The Role of Smoking in Cardiovascular Disease
Smoking or exposure to second-hand smoke increases the risk of angina, heart attack, stroke and other blood vessel diseases. A smoker’s risk of developing heart disease is directly proportional to the number of cigarettes he or she smokes daily – one study showed that every additional cigarette increases the risk of a non-fatal heart attack by 5.6%. People who have other risk factors for heart disease are at particularly high risk if they smoke.
Smoking affects the cardiovascular system in a number of ways:
It decreases the blood level of HDL (“good”) cholesterol and increases the level of LDL (“bad”) cholesterol, which causes certain kinds of damage to the heart and blood vessels.
It increases the amount of carbon monoxide in the blood, which may increase the risk of injury to the lining of the arteries.
It causes arteries already narrowed by atherosclerosis to constrict, further decreasing the amount of blood reaching the body’s cells.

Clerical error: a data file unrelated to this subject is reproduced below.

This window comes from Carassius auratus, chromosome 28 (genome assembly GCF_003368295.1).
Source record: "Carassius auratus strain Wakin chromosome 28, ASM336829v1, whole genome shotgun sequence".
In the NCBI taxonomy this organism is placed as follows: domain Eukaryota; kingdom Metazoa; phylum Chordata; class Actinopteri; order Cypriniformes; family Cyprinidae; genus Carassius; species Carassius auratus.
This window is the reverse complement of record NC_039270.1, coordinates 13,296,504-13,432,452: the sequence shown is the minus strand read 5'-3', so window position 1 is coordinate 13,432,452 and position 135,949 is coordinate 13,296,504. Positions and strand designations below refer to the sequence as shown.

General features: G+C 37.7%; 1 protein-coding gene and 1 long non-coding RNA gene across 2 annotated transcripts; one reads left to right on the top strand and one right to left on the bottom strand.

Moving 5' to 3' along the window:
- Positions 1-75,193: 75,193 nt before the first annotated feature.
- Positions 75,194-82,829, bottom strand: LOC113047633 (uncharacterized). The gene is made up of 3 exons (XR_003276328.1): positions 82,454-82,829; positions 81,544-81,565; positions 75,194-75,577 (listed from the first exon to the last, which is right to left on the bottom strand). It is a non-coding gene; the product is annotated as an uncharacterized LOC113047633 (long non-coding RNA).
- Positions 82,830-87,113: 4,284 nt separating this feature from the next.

It increases the blood’s tendency to clot (by making platelets stickier) and thus increases the risk of blockage in arteries all over the body – which can result in heart attack, stroke or other conditions.
Fortunately, studies have shown that becoming smoke-free reduces the risk of a smoking-related heart attack by one half in the first year alone. In fact, the benefits of becoming smoke-free begin immediately and increase with time, even in people who have already had a heart attack.
For more information on the risks associated with smoking, the benefits of becoming smoke-free, and tips to help you get there, visit “www.itscanadastime.ca”